How to Modify a Child Custody Agreement

Family law courts often attempt to be as fair as possible when making child custody decisions. Whether a judge has split physical custody between the parents or awarded one parent physical custody and the other visitation rights, the court will usually decide based on the child’s best interest. Because of this criterion, courts can often be reluctant to modify a child custody agreement. However, they can and do make regular adjustments to child custody if a parent has experienced a significant change in his or her life.

For example, if a parent loses his or her job, he or she may not be able to pay anything in child support, but he or she is more at liberty to babysit a child rather than rely on expensive child care services. Alternatively, if a person changed jobs and has significantly different work hours, he or she might not be able to meet the visitation or child custody arrangements anymore.

Whatever the case, usually courts will want to see proof of a substantial shift in a parent’s life before a judge will grant a modification. You can begin the process by submitting a Motion to Modify Custody Order form to the same court from which the original order was issued. In this motion, you must present the reason for the change.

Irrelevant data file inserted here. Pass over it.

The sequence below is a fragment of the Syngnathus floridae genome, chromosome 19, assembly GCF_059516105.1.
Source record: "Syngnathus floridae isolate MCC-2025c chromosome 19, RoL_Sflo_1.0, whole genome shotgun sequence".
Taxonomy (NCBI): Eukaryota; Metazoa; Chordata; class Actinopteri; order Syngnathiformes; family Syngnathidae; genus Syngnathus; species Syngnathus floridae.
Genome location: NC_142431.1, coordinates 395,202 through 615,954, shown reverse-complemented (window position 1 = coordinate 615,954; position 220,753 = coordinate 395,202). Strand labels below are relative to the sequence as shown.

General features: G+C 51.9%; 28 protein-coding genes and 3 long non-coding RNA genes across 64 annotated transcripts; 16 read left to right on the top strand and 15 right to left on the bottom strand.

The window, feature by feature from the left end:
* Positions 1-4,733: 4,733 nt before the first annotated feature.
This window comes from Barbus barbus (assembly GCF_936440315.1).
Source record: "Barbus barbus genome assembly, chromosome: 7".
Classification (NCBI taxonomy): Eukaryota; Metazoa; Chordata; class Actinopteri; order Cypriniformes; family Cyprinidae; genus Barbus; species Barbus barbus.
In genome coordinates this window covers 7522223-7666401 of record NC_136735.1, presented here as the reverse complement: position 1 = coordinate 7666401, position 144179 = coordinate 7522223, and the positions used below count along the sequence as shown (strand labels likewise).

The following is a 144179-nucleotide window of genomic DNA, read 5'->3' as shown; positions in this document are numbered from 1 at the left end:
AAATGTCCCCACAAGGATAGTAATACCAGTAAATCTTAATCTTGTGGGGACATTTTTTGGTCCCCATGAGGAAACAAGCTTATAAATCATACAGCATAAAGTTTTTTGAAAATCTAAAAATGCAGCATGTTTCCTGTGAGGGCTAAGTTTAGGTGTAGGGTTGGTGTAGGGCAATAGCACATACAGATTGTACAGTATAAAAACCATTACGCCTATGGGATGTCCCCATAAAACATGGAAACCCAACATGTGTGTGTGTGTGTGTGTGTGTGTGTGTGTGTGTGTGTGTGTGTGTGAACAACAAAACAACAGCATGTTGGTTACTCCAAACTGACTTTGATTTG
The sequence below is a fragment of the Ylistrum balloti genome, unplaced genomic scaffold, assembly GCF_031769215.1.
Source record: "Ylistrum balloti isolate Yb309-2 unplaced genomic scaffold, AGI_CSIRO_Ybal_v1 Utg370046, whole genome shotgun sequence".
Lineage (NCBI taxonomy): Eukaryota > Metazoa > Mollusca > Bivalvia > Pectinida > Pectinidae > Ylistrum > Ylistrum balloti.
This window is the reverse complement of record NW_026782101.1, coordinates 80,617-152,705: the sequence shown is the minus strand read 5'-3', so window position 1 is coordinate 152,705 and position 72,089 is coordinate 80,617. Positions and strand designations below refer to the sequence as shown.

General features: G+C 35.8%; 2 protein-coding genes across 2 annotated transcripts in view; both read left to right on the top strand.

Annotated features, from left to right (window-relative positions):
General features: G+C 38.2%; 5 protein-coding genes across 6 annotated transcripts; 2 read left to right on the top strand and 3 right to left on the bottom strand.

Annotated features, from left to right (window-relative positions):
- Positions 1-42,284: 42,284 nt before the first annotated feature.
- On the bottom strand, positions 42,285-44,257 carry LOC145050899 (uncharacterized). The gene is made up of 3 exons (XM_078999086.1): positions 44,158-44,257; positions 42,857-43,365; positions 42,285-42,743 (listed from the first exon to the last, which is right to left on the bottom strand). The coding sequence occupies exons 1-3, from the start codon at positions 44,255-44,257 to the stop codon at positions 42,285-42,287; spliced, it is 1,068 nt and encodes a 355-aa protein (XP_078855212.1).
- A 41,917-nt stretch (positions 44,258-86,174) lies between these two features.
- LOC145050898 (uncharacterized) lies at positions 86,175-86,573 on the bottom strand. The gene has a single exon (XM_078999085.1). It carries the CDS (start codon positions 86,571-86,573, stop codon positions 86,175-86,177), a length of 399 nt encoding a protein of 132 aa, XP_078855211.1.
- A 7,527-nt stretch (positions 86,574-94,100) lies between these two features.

After filing, a hearing will be set to where both parties can provide evidence and make arguments if one parent doesn’t agree to the change. During this time, you must present significant evidence on your own behalf. Alternatively, a skilled Tulsa family law attorney can act as your representative and make the argument for you. If the court finds there are sufficient grounds for a modification, it will grant the request.

If you’re interested in whether or not your case qualifies for a modification, talk to our experienced attorney today. Bundren Law Firm P.C. is dedicated to helping families find the best solutions to their legal problems. Let us see what we can do for you.

Contact us at (918) 992-3300 or fill out our online form to schedule a case consultation today.

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